What a user is doing online simply amounts to an information retrieval operation using the outline of a district or a state as a guide. The LULC stats have already been generated and stored and are sent to the user on request activated by a click. The hyperlink button is really that. Its a link to data that already exists. There is no data being created and assembled on the fly through spatial analysis on the LULC classes. That's the characteristic of a dynamic GIS app. In this case NRSA has prepared the LULC information bundle on each state and district in advance. They could have just created a web page with a list of state and district names and linked each name to a LULC results page. But putting a graphic front end like the Bhoosampada map viewer and letting users click on a map makes the application look more complex than it is.

What would a dynamic spatial analysis of LULC look like?

Let's say a user builds a 50 km buffer around a town selected using the query builder and that operation also retrieves the stats of LULC classes falling inside the 50 km distance. Answers to spatial questions like this one can't be anticipated and canned and requires dynamic on the fly spatial analysis on the GIS application server and then assembling those results and sending them to the user. As it stands now such dynamic queries are restricted only to selecting administrative units or building buffers around such selected entities. Maybe there were performance or other technology issues that NRSA ran into or maybe they thought users are too stupid to think of such complex analysis.

Another area in which this application fails the user and one which is even more serious than the lack of spatial queries is in the limited data sets available for overlay. I know the focus is on LULC. But displaying this layer as an isolated dataset conveys less information about why LULC variability is the way it is.

If only geographic associations had been included!

What I mean is that a country's land cover and land use spatial patterns arise through the interplay of several natural and anthropogenic influences. Rainfall, temperature, topography, soils, geology, groundwater, river basins and roads to name some, all play a role in the distribution of natural resources and how the land is being used by humans for various purposes. Addition of these layers just for overlay and attribute information purposes if not for complex analysis would lend a larger spatial context to the LULC classes and make for a more enriching and productive user experience.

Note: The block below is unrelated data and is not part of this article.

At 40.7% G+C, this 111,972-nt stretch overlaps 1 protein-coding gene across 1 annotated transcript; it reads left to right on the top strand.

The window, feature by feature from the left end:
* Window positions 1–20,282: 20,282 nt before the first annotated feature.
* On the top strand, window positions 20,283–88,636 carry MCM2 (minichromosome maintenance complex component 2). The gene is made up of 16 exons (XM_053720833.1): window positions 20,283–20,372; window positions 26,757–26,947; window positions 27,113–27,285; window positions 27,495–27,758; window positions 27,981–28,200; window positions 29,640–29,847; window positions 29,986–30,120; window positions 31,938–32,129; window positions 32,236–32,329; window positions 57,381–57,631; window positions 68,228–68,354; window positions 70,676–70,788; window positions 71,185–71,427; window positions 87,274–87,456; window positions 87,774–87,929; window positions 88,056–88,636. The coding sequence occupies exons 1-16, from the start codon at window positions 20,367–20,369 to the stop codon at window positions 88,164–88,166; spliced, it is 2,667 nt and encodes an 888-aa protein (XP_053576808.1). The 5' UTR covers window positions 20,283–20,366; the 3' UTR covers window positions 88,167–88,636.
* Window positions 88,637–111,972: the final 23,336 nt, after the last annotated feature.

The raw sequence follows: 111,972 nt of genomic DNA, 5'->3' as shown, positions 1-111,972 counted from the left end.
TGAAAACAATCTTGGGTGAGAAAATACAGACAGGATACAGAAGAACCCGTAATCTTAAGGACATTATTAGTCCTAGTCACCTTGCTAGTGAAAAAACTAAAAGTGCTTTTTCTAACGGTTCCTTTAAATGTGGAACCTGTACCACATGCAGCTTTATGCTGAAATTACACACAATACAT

Few minor quibbles. The LULC color scheme shouted out at me. I like my GIS maps colored more earth and pastel. And some design issues. In the LULC stats table you have the option of printing but no easy option to save that information in a spreadsheet format. This is tabular info, so an option to save in excel or a database should be available. Small but important details. Finishing touches in Indian government applications are always found wanting.

And finally you can request for the actual data.

But wait... the general public can get them only as hard copies and those too at a 1: 1 million scale or a 1:250,000 scale. Only scientific users of data as recognized by the NRSA can get digital copies that can be imported into a GIS.

The legacy of India's myopic and restrictive map policy lives on. We keep waiting for the day it might change..

Bhoosampada makes it easier for users to get hold of good LULC data aggregated by state and district. The LULC map layer shows regional scale variability of natural resources and cropping patterns and the stats allow yearly comparisons in the changes to the land cover. All this is a definite plus point. But in the absence of any serious spatial query capabilities and supporting data sets for overlay it resembles more an online static LULC map atlas and data warehouse than a dynamic web GIS application.

I hope Bhuvan is different.

See also: Mapping India